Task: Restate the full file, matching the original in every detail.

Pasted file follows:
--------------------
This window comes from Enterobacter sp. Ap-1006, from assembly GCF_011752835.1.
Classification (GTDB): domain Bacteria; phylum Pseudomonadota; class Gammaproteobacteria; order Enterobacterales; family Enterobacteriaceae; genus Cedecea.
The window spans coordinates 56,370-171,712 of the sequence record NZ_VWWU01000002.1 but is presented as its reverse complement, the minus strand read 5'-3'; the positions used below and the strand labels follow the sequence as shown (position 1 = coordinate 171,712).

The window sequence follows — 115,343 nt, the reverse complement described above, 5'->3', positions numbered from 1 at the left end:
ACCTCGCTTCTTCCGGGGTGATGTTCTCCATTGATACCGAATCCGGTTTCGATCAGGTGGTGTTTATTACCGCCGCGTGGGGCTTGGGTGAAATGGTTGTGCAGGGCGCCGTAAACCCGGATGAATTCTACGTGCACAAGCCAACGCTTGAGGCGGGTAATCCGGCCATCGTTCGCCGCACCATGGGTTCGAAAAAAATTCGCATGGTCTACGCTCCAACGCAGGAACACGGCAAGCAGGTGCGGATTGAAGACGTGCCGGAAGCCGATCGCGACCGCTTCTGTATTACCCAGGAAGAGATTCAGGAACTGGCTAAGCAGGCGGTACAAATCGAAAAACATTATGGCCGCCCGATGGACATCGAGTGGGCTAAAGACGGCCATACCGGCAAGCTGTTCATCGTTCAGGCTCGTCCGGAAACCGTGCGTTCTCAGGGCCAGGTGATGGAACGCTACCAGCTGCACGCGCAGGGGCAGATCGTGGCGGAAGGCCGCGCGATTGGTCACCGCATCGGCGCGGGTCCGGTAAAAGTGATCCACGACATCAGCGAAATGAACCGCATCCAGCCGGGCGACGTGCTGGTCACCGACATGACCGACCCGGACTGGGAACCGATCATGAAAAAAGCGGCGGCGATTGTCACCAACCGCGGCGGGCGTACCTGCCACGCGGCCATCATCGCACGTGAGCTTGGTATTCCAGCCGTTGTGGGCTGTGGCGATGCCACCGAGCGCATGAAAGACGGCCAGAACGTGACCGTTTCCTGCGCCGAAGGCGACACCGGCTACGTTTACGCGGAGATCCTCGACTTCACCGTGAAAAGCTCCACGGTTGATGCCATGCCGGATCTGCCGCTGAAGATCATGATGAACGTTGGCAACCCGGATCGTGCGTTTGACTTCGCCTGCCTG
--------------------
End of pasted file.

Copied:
This window comes from Enterobacter sp. Ap-1006, from assembly GCF_011752835.1.
Classification (GTDB): domain Bacteria; phylum Pseudomonadota; class Gammaproteobacteria; order Enterobacterales; family Enterobacteriaceae; genus Cedecea.
The window spans coordinates 56,370-171,712 of the sequence record NZ_VWWU01000002.1 but is presented as its reverse complement, the minus strand read 5'-3'; the positions used below and the strand labels follow the sequence as shown (position 1 = coordinate 171,712).

The window sequence follows — 115,343 nt, the reverse complement described above, 5'->3', positions numbered from 1 at the left end:
ACCTCGCTTCTTCCGGGGTGATGTTCTCCATTGATACCGAATCCGGTTTCGATCAGGTGGTGTTTATTACCGCCGCGTGGGGCTTGGGTGAAATGGTTGTGCAGGGCGCCGTAAACCCGGATGAATTCTACGTGCACAAGCCAACGCTTGAGGCGGGTAATCCGGCCATCGTTCGCCGCACCATGGGTTCGAAAAAAATTCGCATGGTCTACGCTCCAACGCAGGAACACGGCAAGCAGGTGCGGATTGAAGACGTGCCGGAAGCCGATCGCGACCGCTTCTGTATTACCCAGGAAGAGATTCAGGAACTGGCTAAGCAGGCGGTACAAATCGAAAAACATTATGGCCGCCCGATGGACATCGAGTGGGCTAAAGACGGCCATACCGGCAAGCTGTTCATCGTTCAGGCTCGTCCGGAAACCGTGCGTTCTCAGGGCCAGGTGATGGAACGCTACCAGCTGCACGCGCAGGGGCAGATCGTGGCGGAAGGCCGCGCGATTGGTCACCGCATCGGCGCGGGTCCGGTAAAAGTGATCCACGACATCAGCGAAATGAACCGCATCCAGCCGGGCGACGTGCTGGTCACCGACATGACCGACCCGGACTGGGAACCGATCATGAAAAAAGCGGCGGCGATTGTCACCAACCGCGGCGGGCGTACCTGCCACGCGGCCATCATCGCACGTGAGCTTGGTATTCCAGCCGTTGTGGGCTGTGGCGATGCCACCGAGCGCATGAAAGACGGCCAGAACGTGACCGTTTCCTGCGCCGAAGGCGACACCGGCTACGTTTACGCGGAGATCCTCGACTTCACCGTGAAAAGCTCCACGGTTGATGCCATGCCGGATCTGCCGCTGAAGATCATGATGAACGTTGGCAACCCGGATCGTGCGTTTGACTTCGCCTGCCTG